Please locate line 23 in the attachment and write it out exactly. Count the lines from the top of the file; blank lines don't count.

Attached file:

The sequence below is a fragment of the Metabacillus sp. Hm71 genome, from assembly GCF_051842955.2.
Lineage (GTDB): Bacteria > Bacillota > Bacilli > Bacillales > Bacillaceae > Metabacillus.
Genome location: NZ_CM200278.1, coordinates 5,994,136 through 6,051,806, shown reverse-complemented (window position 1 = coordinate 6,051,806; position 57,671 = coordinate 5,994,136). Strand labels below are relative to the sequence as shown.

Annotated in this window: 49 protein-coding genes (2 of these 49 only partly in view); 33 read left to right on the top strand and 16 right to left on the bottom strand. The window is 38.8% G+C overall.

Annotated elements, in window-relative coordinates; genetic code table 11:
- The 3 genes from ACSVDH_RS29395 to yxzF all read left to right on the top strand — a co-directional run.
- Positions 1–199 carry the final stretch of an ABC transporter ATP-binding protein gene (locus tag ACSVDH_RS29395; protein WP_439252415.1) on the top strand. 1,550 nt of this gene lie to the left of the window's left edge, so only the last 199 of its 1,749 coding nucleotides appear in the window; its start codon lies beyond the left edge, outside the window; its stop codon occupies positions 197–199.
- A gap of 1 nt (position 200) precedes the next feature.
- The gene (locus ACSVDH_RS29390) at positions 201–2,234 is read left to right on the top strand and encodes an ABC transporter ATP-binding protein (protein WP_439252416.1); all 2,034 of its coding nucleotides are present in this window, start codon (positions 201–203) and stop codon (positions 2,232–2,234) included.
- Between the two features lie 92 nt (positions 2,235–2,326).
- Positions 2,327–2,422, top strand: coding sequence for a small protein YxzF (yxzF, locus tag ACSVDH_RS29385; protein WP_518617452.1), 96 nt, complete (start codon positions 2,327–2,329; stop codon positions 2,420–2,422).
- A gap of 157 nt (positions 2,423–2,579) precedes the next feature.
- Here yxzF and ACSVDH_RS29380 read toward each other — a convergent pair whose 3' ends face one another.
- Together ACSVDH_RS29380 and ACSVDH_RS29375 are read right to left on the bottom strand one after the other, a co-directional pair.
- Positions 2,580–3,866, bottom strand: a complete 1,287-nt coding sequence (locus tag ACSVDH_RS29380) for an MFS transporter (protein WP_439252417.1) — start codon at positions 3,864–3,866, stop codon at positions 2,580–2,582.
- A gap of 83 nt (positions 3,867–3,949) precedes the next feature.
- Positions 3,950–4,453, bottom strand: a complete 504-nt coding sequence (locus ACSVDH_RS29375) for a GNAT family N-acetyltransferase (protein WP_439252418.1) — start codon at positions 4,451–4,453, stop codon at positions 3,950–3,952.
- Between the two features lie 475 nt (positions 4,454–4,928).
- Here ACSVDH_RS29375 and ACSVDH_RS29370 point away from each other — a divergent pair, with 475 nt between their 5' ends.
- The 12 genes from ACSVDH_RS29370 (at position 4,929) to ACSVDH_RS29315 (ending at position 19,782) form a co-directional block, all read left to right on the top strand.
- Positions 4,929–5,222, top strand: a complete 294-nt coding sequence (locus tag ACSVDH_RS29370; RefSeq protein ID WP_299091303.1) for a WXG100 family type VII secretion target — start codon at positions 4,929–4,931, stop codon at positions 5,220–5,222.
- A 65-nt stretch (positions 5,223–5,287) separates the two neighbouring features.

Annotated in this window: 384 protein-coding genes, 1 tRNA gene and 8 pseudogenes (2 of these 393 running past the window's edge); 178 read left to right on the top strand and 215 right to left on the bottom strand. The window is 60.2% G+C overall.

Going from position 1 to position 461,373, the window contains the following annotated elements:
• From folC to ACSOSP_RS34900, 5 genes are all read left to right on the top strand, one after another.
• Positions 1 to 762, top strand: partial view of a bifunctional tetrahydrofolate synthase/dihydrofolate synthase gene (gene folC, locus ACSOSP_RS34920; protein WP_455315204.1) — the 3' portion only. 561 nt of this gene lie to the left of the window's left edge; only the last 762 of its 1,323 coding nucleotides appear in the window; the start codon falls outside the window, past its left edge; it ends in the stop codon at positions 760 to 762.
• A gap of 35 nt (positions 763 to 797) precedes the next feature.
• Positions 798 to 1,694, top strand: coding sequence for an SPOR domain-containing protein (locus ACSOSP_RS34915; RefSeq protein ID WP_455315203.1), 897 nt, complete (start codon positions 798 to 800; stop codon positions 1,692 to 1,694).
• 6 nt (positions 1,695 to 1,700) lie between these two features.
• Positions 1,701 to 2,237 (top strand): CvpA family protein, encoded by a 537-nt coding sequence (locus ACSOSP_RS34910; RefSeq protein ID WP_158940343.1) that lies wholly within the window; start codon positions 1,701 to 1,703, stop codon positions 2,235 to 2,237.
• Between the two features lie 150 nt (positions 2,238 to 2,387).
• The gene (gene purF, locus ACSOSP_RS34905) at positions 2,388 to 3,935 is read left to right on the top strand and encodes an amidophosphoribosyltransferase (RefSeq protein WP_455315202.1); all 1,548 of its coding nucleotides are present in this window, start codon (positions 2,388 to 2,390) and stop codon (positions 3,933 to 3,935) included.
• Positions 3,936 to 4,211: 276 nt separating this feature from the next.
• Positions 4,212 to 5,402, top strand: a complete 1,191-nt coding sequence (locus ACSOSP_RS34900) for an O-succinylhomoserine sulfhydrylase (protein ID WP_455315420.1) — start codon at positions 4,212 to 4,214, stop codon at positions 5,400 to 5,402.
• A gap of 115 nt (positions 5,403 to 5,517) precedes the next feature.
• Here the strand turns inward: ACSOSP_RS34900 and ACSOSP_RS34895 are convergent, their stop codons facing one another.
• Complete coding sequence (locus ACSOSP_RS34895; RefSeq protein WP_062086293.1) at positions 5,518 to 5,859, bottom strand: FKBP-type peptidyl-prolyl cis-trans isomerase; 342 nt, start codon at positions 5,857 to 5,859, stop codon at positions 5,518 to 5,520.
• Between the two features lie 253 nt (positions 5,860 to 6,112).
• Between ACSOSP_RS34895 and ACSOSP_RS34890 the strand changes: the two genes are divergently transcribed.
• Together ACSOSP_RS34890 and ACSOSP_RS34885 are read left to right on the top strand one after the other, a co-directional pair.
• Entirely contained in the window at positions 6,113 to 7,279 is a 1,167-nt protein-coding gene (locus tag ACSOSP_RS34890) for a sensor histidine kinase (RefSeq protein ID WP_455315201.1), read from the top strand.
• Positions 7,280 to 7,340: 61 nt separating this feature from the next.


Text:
Annotated in this window: 384 protein-coding genes, 1 tRNA gene and 8 pseudogenes (2 of these 393 running past the window's edge); 178 read left to right on the top strand and 215 right to left on the bottom strand. The window is 60.2% G+C overall.